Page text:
Sunday, June 27, 2010

eSkwela: Inspiring education for the differently abled

originally posted on by Melody (20 Nov 2009)
With no school sufficiently prepared to accept a student with muscular
dystrophy, Phil Ray Neri absorbed everything he can from his first teacher, his mother. At nine years old, he began to read and dreamt of going to school one day. His disability never hindered him from pursuing an education and a normal student life.

Now, the boy who was once deprived of education is already taking up Bachelor of Science in Information Technology (BSIT) at the Mindanao University of Science and Technology (formerly Mindanao Polytechnic State College) through a scholarship grant from Congressman Rufus B. Rodriguez.

Phil Ray Neri shared this and more to the participants of the eSkwela session during the recently concluded Cagayan de Oro leg of Convergence 2009 last November 12-13, 2009.

Phil Ray got his elementary credentials from the Individualized Curriculum for Educating Children with disability (ICEC), a curriculum established and developed by his mother and his doctor, Dr. Enrique Ampo in Cagayan de Oro Public Library with the approval of former city mayor Hon. Vicente Emano.

In 2005, he obtained an elementary graduate certification after passing the Department of Education’s Accreditation and Equivalency (A&E) examination. At eleven years old, he officially enrolled under the Commission on ICT-DepEd eSkwela Program. Two months later, all his hard work paid off as he passed both his high school screening and the A&E exam for high school, making history as the first differently abled student to have taken and passed both exams in Cagayan de Oro City.

Now a college freshman, Phil Ray looks back and encourages other learners to dream big. “Believe in miracles because our faith and hopes keep us going with our daily lives,” he concludes.

Through his story, Phil Ray hopes to inspire people to their fullest potential, believing that in eSkwela, everything is possible.

Tuesday, January 26, 2010

Mobile teacher Marlyn Lozada: Unlocking Potentials of the Deprived

“Alternative Learning System opens doors of opportunity and helps transform lives especially for the deprived.”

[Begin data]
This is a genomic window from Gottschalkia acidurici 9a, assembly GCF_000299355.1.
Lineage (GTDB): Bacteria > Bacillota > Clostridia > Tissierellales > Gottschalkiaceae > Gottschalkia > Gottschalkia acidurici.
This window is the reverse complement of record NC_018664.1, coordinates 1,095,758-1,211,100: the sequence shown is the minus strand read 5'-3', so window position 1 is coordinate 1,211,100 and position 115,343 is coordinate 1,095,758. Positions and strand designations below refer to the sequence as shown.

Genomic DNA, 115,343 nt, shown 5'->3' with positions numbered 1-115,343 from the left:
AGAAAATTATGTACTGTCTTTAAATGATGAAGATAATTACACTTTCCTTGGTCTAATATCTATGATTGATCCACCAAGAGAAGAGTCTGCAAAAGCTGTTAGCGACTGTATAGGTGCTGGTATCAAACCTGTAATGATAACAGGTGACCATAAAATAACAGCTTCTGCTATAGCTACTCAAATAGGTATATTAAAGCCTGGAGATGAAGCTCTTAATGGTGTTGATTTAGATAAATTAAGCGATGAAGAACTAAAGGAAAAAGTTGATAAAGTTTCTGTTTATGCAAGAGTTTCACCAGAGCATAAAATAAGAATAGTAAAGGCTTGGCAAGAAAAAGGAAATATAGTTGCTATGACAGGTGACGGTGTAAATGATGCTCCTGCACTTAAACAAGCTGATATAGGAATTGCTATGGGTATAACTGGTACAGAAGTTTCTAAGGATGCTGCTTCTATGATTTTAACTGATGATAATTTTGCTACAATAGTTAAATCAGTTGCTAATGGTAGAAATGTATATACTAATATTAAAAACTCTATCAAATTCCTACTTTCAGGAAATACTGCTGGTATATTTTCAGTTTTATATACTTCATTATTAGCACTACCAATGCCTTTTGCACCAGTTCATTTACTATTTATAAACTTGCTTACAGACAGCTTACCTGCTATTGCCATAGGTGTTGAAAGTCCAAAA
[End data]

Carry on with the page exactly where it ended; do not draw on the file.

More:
This is according to 33-year old Marlyn Lozada who has been a mobile teacher in Bay, Liliw and Luisiana, Laguna for seven years and one of the Most Outstanding Mobile Teachers of 2008. Aside from mentoring learners who had to stop schooling because of work, she also teaches those who have experienced some form of abuse and others who are differently-able.

A case in point, a learner who suffered from medicine overdose as a child had to stop schooling when the parents deemed he would not learn anyway.

These students require one-on-one teaching. She observed, “At first, they were not very responsive but, when they see you are committed and that you value their progress, they also begin to give importance to their education. Eventually, their parents also offer their support.”

For Lozada, being a mobile teacher is a case of serendipity. Armed with a Psychology degree, she started as a daycare teacher. She took on the job when the one who was hired backed out. “I wasn’t prepared but then the timing was just right as a national assembly in Baguio was about to take place. There I was trained and was enlightened.”

Education Secretary Jesli Lapus affirmed, “Today’s heroes come in the person of our mobile teachers who reach out to otherwise inaccessible learners.

According to Lapus, the country’s non-traditional teachers such as Lozada brave difficult circumstances to bring education to out-of-school children, youth, and adults in the country’s most remote places.

Our mobile teachers will bring us closer to meeting our Education for All (EFA) goals,” Lapus stressed.

Lozada said, “We teach out-of-school youth (OSYs) and those who do not know how to read or write. But you cannot group them because they do not have the same skills and may make one group insecure. You also have to know their interests and use them to stimulate learning.”

She explained that mobile teachers have to adjust their teaching sessions depending on the schedule of learners. “In case of the mothers, our mentoring starts after they cook lunch.”

She also learned to be creative, resourceful, and able to convince and get everyone in the community to help out in the advocacy.

The community she serves is engaged primarily in agriculture while others are in the business of weaving pandan leaves into mats. So I teach in a storage area (bodega), which I call Project Mat. She told the business owner about the advocacy and he allowed her to teach the workers in three hours, two or three times a week. “Sometimes these OSYs have to go to Region I to transport their products so we only meet twice.”